The Chino City Council on Tuesday night addressed a recent federal law that does not allow police officers to issue criminal or administrative citations to homeless people camping in a public place or sleeping in a vehicle in a public place when no alternative shelter is available to them.
Prior to Tuesday, Chino’s municipal code did not allow camping in public parks, rights-of-way or other areas open to the public.
The city made the change to comply with a ruling handed down by the Ninth Circuit Federal Court of Appeals in 2018, called Martin v. City of Boise. The court ruled that imposing criminal sanctions against homeless people for sleeping outdoors or on public property when no other shelter is available to them violates the Eighth Amendment of the United States Constitution. The Eighth Amendment prohibits the federal government from imposing excessive bail, excessive fines, or cruel and unusual punishments.
The revisions to the city’s municipal code also establishes five criteria for determining if a sleeping space in a shelter is practical for the homeless person, including: transportation available to the person; the distance between the homeless shelter and the location of the person; the opening, closing and check-in times of the shelter; limitations on the amount of consecutive nights a person can stay at the shelter or other similar requirements; and any other circumstance of the person or any policy or requirement of the homeless shelter that would preclude a particular homeless person from staying there, even if it did not preclude other homeless people.
Despite the changes to the code, it will still be unlawful for any person to obstruct a right-of-way, create a health or safety risk to passersby in a right-of-way, or interfere with the “use and enjoyment” of public parks and facilities. The city will also be able to enforce traffic and parking regulations regarding people sleeping in their vehicles.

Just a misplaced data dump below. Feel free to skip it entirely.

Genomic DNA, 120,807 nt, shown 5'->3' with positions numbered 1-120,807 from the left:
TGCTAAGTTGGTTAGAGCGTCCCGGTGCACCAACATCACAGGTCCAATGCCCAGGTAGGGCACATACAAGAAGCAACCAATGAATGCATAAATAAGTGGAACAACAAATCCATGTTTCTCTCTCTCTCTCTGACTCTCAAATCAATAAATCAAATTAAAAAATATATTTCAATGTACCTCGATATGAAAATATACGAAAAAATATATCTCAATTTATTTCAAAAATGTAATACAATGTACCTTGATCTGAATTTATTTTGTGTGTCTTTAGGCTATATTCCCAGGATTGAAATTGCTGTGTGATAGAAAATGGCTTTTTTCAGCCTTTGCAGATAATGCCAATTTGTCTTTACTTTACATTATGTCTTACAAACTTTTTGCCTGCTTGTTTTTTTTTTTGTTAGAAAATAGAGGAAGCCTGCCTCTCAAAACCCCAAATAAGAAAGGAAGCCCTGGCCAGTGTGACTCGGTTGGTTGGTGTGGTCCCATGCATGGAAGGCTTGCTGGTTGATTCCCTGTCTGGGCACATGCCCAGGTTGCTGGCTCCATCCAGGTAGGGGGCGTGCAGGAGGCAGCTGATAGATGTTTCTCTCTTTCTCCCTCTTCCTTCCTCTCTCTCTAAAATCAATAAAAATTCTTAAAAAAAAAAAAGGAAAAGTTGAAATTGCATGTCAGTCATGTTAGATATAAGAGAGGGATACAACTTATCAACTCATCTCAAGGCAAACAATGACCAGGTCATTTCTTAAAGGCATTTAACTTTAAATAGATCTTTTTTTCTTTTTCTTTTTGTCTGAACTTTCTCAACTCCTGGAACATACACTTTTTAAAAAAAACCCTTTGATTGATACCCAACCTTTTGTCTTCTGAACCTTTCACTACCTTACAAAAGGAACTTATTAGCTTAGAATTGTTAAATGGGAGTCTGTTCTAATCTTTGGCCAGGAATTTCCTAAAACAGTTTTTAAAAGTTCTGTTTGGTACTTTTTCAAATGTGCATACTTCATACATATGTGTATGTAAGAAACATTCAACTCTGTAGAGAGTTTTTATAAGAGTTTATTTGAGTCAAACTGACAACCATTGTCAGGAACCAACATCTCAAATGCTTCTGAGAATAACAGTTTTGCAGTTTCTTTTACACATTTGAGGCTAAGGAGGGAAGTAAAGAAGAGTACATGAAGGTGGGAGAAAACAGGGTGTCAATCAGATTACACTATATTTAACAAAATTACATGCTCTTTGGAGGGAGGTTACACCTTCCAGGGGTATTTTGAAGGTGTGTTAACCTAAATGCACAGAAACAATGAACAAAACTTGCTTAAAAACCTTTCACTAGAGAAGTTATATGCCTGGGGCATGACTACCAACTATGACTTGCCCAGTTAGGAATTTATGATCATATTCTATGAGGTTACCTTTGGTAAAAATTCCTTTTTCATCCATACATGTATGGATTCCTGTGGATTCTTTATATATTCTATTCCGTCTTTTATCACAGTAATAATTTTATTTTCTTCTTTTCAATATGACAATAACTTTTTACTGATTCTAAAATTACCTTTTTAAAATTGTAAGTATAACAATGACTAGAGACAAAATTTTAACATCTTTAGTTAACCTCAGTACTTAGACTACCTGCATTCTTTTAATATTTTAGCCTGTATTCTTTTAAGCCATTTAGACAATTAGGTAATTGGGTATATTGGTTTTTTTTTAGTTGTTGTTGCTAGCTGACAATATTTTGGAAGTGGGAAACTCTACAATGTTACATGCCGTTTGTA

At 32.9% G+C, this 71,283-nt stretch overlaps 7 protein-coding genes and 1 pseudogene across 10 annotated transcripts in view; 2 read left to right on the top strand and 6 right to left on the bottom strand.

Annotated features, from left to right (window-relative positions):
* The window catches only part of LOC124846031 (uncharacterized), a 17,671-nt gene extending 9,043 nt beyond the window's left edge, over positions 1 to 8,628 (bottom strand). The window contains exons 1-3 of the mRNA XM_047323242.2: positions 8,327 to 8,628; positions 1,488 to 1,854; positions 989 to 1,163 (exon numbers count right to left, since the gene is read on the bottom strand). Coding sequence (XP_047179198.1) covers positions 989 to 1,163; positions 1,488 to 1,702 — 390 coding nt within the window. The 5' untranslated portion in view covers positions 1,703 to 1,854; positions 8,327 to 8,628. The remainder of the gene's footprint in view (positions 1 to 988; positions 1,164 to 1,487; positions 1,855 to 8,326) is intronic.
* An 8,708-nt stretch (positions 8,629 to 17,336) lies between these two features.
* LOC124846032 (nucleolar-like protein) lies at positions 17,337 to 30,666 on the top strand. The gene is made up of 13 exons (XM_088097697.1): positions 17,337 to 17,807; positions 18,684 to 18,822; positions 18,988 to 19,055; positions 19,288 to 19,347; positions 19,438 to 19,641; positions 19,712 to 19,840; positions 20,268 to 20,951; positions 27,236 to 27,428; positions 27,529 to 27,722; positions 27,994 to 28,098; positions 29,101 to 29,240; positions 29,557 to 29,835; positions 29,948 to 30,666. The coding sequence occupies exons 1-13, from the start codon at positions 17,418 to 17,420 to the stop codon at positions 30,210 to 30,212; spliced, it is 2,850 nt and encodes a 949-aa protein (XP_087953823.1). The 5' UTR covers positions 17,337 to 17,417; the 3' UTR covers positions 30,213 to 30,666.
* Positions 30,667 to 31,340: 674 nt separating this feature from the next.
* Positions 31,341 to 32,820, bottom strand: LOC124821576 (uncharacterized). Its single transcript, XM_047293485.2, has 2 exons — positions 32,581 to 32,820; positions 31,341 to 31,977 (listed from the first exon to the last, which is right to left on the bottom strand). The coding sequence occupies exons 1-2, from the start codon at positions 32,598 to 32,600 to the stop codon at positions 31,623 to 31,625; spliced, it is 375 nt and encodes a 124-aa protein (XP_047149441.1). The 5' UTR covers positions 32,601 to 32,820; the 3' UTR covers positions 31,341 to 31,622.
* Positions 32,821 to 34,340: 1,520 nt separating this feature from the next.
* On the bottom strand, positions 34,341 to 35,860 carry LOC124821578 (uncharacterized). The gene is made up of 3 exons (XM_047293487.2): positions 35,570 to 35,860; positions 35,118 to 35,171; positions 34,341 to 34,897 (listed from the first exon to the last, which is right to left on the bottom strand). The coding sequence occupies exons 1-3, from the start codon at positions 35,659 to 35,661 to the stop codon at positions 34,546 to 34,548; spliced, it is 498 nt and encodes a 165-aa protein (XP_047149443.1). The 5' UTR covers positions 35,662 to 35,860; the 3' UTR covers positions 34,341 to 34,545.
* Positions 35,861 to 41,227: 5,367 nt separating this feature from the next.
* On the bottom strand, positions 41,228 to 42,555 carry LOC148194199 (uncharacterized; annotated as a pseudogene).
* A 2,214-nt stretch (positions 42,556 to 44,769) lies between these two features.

Helping the homeless
In a report to the council Tuesday, Police Chief Wes Simmons said the police department has been taking “proactive measures” to address the homeless and public camping that respects the rights of the homeless and maintains safe, sanitary and unobstructed conditions in the city’s parks and rights-of-ways.
For about a year, the city has partnered with the non-profit group Social Work Action Group (SWAG) to assist homeless people in the city. Chief Simmons said SWAG calls on the police department for help in transporting the homeless to shelters, relocating their property and enforcing criminal violations, when needed. He also said SWAG has worked with other city departments to help the homeless obtain government benefits, move into housing and reunite with their families.
Last spring, Chino police officers took a special interest in a longtime homeless woman with medical issues who has been living in a shopping center in north Chino for nearly a year. They talked to her about getting help, checked on her welfare and arranged transportation for her to San Bernardino to apply for county benefits and look into housing options.
A one-day count of the homeless on Jan. 24 found 23 in Chino and four in Chino Hills.
The city of Chino Hills was unable to respond by press time regarding any policy it may have regarding homeless sleeping in public places.